A service often needs to publish messages as part of a transaction that updates the database. Both updating the database and sending the message must happen within a transaction. Otherwise, a service might update the database and then crash, for example, before sending the message. If the service doesn’t perform these two operations atomically, a failure could leave the system in an inconsistent state. Let us see an example:
In this diagram, we can see the user who wants to order a pizza using a food delivery platform. This platform includes two core services: order service which stores the information about orders and delivery service which assigns delivery of orders to couriers. Upon receiving a request, the order service stores order information in the database and send an event to Kafka for further processing. There are no guarantees that both writes will happen atomically.
Suppose that Kafka is not available or a network fault occurred:
As you can see, due to the network error, the event will never reach the delivery service, making our system inconsistent and the user will never see his pizza, even if his order has been successfully saved in the database.
The problem our platform has just experienced is called dual write and it usually occurs when you change data in multiple systems, such as database, message broker, search engine, distributed cache, mail transfer agent, etc., without an additional layer that ensures data consistency across all storages.
Now we will look at this issue from the code perspective:
Our goal is to guarantee eventual consistency of both write operations, let us think about how we can achieve that. The most common solution I saw in many projects is adding @Transactional annotation and if something goes wrong the transaction will be rolled back. This approach is not going to work because:
Not all of the storage systems support transactions
ORM frameworks such as Hibernate usually postpone the actual DML queries execution putting them in the queue until a flush forces them to be executed against the database. As result, event publishing can occur before insert statement and if the query fails for some reason, maybe because some constraints get violated, our system remains in an inconsistent state since the first write has been completed.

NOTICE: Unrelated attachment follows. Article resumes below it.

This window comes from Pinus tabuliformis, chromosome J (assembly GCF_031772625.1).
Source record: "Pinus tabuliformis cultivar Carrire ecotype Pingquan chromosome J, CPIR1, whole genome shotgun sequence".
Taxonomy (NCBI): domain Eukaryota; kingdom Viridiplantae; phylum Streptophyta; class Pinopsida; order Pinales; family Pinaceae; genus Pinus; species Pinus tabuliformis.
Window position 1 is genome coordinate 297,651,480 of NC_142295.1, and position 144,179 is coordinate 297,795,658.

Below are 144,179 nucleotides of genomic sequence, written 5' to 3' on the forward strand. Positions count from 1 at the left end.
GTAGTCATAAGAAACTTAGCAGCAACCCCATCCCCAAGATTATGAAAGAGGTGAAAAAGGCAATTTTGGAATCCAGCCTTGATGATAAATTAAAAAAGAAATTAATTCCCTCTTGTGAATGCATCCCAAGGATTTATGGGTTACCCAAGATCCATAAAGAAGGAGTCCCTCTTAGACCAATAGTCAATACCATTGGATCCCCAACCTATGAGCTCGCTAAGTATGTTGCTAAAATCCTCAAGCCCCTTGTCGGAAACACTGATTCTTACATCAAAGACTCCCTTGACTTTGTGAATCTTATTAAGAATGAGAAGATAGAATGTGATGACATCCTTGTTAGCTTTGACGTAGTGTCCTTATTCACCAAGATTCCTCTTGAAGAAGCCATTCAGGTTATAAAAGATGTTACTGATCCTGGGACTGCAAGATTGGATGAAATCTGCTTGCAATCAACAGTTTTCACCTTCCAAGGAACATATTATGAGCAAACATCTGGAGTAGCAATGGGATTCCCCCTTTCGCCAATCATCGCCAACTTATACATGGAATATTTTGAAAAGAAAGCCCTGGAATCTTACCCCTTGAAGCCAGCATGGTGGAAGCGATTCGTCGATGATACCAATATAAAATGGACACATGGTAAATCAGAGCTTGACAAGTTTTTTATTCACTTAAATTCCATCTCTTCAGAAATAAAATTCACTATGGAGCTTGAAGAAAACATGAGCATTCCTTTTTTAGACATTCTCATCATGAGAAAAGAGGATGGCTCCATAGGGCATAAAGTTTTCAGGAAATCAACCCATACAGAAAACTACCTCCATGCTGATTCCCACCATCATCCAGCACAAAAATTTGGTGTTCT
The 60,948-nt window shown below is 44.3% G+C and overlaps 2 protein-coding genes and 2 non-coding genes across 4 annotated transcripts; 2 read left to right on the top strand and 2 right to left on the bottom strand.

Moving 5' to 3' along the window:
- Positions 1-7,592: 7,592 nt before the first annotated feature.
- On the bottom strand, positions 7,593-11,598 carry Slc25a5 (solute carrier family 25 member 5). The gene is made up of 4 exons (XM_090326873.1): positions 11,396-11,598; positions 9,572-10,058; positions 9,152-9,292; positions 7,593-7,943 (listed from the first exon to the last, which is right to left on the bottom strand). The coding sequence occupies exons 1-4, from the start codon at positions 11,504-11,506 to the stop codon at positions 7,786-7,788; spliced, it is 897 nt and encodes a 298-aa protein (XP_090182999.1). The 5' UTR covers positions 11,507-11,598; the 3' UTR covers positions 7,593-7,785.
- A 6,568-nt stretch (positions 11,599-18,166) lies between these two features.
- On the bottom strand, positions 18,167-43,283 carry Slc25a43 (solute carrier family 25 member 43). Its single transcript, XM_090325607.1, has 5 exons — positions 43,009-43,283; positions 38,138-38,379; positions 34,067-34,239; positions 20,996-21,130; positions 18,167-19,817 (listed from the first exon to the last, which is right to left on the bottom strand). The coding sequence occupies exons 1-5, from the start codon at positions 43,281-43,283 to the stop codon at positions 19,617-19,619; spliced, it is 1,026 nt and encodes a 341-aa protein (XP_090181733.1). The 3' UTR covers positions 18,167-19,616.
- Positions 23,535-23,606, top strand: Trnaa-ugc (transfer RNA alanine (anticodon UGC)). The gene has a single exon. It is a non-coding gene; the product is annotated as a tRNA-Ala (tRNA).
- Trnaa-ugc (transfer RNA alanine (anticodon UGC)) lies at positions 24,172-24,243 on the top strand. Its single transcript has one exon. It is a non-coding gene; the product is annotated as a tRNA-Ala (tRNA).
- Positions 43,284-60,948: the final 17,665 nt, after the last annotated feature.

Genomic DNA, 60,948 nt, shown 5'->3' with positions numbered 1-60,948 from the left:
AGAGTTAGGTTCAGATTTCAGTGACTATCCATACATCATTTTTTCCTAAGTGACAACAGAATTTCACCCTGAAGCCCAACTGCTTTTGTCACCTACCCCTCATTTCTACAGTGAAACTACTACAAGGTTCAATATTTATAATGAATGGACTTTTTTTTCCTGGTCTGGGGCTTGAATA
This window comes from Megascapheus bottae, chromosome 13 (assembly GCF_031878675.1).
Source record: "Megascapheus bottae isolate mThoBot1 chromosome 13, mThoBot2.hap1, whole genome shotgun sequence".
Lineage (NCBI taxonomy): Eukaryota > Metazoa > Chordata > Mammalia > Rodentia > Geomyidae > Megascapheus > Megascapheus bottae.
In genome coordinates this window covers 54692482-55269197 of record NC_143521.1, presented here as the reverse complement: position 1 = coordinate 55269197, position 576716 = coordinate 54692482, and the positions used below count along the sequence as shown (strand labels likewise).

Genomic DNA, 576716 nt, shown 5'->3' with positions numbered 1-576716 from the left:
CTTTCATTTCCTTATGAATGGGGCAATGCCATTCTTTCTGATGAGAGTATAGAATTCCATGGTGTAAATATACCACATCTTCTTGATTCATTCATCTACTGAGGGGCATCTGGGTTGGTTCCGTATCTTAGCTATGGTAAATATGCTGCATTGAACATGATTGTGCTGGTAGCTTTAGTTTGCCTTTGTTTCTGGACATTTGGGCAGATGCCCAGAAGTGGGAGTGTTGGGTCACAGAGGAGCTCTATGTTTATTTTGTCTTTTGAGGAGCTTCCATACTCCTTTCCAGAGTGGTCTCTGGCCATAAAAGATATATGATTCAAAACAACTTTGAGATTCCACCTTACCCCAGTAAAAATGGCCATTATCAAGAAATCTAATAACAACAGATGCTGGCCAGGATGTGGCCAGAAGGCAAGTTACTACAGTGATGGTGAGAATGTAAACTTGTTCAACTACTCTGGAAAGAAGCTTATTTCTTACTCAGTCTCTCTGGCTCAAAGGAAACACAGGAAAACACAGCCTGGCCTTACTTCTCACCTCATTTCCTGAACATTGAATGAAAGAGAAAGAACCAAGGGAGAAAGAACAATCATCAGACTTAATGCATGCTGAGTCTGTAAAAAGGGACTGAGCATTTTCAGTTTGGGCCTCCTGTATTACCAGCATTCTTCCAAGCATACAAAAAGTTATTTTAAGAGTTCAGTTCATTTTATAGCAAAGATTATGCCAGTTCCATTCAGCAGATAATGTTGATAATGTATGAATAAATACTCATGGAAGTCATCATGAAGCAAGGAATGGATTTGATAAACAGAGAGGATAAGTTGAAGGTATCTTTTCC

In distributed systems when the network fault occurs we never know if the interruption happened before the target system received and processed the request, or after, hence we get stuck since we do not know whether to proceed with the transaction or abort it.
Even if you use a transaction synchronization mechanism(after commit listener) for event publishing, it will not help because the target system might not be available
Another solution is to use a distributed transaction that spans the database and the message broker. But distributed transactions aren’t a good choice for modern applications because they require locks and don’t scale well. They also need all involved systems to be up and running at the same time. Moreover, many modern brokers such as Apache Kafka don’t support distributed transactions.
Transactional outbox and Polling publisher patterns
These patterns were suggested by Chris Richardson in his iconic book: Microservices architecture patterns.
The idea behind the Transactional outbox pattern is to use a database table as a temporary message queue. As you see in this diagram, as part of a database transaction that creates order, the service inserts a corresponding event into the outbox table. Atomicity is guaranteed because this is a local ACID transaction. The polling publisher, for its part, polls the table for unpublished messages at a fixed rate. Once the event has been sent to its destination message channel, it is soft or hard deleted from the outbox table.
Now we will see how we can implement this pattern: https://github.com/giova333/transactional-messaging
Instead of directly publishing event to Kafka, here we are using an intermediate decorator which stores events in the outbox table. Using Spring scheduling API we have implemented the polling publisher which queries the database every 3 seconds for unpublished events, sends them to Kafka and updates their statuses. This solution provides at-least once delivery semantic which is completely fine since all modern message brokers use this delivery mode as default. If you are looking for exactly-once delivery you won't be able to achieve it on this planet and don't trust the people and organizations that claim the opposite. However, you can achieve exactly-once processing by making consumers idempotent.
Polling the database is a simple approach that works reasonably well at low scale. The downside is that frequently polling the database can be expensive. Also, whether you can use this approach with a NoSQL database depends on its querying capabilities.
In this article, we have explained the dual write problem and how you can tolerate it by applying transactional outbox and polling publisher patterns. Because of drawbacks and limitations, the polling publisher has, it is often better and in some cases, necessary to use the more sophisticated and performant approach of tailing the database transaction log that we are going to cover in the next article https://www.up-2date.com/post/debezium.